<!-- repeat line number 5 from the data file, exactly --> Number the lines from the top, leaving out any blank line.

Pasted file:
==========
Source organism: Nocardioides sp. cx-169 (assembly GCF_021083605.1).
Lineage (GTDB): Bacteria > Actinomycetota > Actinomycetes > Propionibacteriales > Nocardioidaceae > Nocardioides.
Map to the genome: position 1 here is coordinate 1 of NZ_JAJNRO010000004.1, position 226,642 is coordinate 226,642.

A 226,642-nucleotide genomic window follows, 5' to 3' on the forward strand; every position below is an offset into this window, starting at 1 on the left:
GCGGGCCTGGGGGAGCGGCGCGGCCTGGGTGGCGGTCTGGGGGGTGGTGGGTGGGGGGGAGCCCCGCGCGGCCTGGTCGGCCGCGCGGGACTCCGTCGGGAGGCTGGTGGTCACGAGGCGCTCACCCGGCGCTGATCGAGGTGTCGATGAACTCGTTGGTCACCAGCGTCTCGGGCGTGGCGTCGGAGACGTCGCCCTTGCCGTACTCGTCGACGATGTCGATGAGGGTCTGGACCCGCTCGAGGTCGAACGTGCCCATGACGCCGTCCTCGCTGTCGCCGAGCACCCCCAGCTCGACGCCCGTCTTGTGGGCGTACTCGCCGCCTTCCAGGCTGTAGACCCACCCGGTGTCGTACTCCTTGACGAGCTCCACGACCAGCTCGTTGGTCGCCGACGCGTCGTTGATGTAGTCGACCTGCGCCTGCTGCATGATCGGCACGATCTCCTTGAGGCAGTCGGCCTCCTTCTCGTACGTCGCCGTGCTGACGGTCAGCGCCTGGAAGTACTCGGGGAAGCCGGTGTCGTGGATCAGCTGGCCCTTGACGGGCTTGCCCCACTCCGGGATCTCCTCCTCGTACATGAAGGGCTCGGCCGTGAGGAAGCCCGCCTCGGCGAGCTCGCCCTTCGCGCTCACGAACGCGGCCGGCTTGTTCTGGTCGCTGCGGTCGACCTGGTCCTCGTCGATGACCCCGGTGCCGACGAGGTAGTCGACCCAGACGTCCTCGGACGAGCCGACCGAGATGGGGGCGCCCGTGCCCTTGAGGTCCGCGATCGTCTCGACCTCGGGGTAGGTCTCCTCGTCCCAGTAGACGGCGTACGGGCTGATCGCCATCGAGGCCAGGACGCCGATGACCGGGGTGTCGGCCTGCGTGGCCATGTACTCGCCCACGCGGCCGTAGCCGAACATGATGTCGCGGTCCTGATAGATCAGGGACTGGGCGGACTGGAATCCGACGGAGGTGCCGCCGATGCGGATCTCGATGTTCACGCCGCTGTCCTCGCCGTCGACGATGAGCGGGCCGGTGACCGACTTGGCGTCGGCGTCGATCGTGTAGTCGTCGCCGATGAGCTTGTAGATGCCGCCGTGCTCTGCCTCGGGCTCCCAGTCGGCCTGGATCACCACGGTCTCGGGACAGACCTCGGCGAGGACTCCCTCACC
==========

GCGGGCCTGGGGGAGCGGCGCGGCCTGGGTGGCGGTCTGGGGGGTGGTGGGTGGGGGGGAGCCCCGCGCGGCCTGGTCGGCCGCGCGGGACTCCGTCGGGAGGCTGGTGGTCACGAGGCGCTCACCCGGCGCTGATCGAGGTGTCGATGAACTCGTTGGTCACCAGCGTCTCGGGCGTGGCGTCGGAGACGTCGCCCTTGCCGTACTCGTCGACGATGTCGATGAGGGTCTGGACCCGCTCGAGGTCGAACGTGCCCATGACGCCGTCCTCGCTGTCGCCGAGCACCCCCAGCTCGACGCCCGTCTTGTGGGCGTACTCGCCGCCTTCCAGGCTGTAGACCCACCCGGTGTCGTACTCCTTGACGAGCTCCACGACCAGCTCGTTGGTCGCCGACGCGTCGTTGATGTAGTCGACCTGCGCCTGCTGCATGATCGGCACGATCTCCTTGAGGCAGTCGGCCTCCTTCTCGTACGTCGCCGTGCTGACGGTCAGCGCCTGGAAGTACTCGGGGAAGCCGGTGTCGTGGATCAGCTGGCCCTTGACGGGCTTGCCCCACTCCGGGATCTCCTCCTCGTACATGAAGGGCTCGGCCGTGAGGAAGCCCGCCTCGGCGAGCTCGCCCTTCGCGCTCACGAACGCGGCCGGCTTGTTCTGGTCGCTGCGGTCGACCTGGTCCTCGTCGATGACCCCGGTGCCGACGAGGTAGTCGACCCAGACGTCCTCGGACGAGCCGACCGAGATGGGGGCGCCCGTGCCCTTGAGGTCCGCGATCGTCTCGACCTCGGGGTAGGTCTCCTCGTCCCAGTAGACGGCGTACGGGCTGATCGCCATCGAGGCCAGGACGCCGATGACCGGGGTGTCGGCCTGCGTGGCCATGTACTCGCCCACGCGGCCGTAGCCGAACATGATGTCGCGGTCCTGATAGATCAGGGACTGGGCGGACTGGAATCCGACGGAGGTGCCGCCGATGCGGATCTCGATGTTCACGCCGCTGTCCTCGCCGTCGACGATGAGCGGGCCGGTGACCGACTTGGCGTCGGCGTCGATCGTGTAGTCGTCGCCGATGAGCTTGTAGATGCCGCCGTGCTCTGCCTCGGGCTCCCAGTCGGCCTGGATCACCACGGTCTCGGGACAGACCTCGGCGAGGACTCCCTCACC